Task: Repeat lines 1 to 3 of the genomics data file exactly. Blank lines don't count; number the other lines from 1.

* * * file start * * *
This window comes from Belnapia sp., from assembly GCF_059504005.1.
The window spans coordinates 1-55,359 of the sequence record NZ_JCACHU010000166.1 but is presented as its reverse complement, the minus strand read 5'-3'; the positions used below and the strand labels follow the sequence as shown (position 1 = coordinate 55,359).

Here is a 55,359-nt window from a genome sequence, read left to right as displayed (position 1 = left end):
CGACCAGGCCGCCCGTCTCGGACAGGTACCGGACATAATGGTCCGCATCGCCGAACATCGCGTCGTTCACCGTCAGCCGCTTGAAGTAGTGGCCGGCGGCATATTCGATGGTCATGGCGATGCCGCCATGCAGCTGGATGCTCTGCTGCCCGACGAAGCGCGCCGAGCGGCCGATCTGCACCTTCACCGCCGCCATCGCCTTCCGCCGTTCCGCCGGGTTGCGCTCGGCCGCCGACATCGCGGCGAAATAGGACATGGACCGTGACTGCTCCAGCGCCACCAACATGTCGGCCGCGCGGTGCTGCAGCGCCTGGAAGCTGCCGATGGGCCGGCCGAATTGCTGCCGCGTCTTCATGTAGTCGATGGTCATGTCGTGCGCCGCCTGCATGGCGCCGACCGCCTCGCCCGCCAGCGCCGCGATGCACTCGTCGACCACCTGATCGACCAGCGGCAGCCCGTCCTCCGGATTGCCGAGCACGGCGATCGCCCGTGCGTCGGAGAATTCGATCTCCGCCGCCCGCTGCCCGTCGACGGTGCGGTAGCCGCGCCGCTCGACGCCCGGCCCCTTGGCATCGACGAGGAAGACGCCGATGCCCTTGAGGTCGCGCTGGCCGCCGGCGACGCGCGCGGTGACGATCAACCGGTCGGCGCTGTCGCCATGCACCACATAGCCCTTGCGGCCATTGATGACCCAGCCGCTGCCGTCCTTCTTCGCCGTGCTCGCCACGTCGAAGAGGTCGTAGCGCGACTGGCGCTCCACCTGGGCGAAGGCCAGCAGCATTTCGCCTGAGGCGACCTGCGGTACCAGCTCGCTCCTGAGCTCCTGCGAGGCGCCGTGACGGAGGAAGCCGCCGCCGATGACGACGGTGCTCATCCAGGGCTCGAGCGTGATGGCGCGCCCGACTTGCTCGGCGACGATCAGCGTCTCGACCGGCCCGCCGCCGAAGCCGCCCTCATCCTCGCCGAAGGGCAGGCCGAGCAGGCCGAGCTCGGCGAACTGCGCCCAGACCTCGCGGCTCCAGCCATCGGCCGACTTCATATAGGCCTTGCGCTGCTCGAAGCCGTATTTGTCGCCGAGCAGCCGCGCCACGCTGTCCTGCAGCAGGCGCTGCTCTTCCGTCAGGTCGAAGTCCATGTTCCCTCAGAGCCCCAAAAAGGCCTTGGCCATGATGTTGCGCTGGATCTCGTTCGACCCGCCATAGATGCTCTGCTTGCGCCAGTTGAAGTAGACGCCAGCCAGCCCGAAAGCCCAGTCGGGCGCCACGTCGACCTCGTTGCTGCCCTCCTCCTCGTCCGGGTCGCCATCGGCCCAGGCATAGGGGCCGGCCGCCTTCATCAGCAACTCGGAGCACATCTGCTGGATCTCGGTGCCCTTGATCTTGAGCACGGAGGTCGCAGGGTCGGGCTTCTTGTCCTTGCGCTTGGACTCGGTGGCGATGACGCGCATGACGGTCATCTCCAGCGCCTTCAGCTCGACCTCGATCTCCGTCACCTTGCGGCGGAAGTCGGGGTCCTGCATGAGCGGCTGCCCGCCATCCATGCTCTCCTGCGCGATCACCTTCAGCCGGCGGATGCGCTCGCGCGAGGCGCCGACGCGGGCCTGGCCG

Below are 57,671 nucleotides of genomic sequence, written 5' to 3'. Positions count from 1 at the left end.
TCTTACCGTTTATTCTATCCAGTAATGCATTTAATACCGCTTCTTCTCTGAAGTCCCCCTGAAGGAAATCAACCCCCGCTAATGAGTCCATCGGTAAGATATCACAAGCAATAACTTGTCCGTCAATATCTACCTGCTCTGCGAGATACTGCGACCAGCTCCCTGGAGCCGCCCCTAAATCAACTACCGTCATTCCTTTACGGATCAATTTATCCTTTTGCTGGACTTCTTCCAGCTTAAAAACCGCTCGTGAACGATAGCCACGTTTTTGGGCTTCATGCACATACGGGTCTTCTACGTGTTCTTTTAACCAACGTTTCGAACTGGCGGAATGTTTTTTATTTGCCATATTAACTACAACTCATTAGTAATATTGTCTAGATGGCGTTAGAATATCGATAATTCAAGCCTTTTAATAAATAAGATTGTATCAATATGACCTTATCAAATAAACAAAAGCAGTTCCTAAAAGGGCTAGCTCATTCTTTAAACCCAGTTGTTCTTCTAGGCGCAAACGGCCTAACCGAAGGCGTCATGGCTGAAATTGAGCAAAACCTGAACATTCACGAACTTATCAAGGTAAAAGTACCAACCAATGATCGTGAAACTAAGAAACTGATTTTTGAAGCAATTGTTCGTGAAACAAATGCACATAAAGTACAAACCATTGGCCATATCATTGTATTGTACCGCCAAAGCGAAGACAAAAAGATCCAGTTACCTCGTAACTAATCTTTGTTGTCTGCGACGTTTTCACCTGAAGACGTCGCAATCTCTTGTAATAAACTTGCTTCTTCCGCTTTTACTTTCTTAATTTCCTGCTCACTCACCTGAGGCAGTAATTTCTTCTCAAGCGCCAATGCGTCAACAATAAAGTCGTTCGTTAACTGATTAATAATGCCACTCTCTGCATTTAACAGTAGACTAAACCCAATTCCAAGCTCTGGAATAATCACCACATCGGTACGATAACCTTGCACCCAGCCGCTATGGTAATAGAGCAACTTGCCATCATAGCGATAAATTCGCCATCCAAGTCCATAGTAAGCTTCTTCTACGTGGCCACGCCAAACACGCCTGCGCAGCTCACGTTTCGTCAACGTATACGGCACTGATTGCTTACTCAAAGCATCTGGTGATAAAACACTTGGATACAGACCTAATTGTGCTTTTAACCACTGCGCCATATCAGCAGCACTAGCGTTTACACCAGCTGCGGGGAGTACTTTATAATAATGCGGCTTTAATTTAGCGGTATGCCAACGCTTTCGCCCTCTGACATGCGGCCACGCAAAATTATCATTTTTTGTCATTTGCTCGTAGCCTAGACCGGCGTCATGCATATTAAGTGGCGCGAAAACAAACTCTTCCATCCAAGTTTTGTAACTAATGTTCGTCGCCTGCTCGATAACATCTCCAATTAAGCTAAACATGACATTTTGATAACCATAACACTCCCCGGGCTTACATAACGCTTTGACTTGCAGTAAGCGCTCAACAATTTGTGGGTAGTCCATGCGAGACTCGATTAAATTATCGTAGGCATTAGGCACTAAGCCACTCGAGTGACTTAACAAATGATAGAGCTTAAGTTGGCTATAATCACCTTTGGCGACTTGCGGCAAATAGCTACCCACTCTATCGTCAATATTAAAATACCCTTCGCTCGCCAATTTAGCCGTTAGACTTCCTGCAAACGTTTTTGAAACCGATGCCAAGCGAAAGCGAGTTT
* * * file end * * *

This window comes from Belnapia sp., from assembly GCF_059504005.1.
The window spans coordinates 1-55,359 of the sequence record NZ_JCACHU010000166.1 but is presented as its reverse complement, the minus strand read 5'-3'; the positions used below and the strand labels follow the sequence as shown (position 1 = coordinate 55,359).

Here is a 55,359-nt window from a genome sequence, read left to right as displayed (position 1 = left end):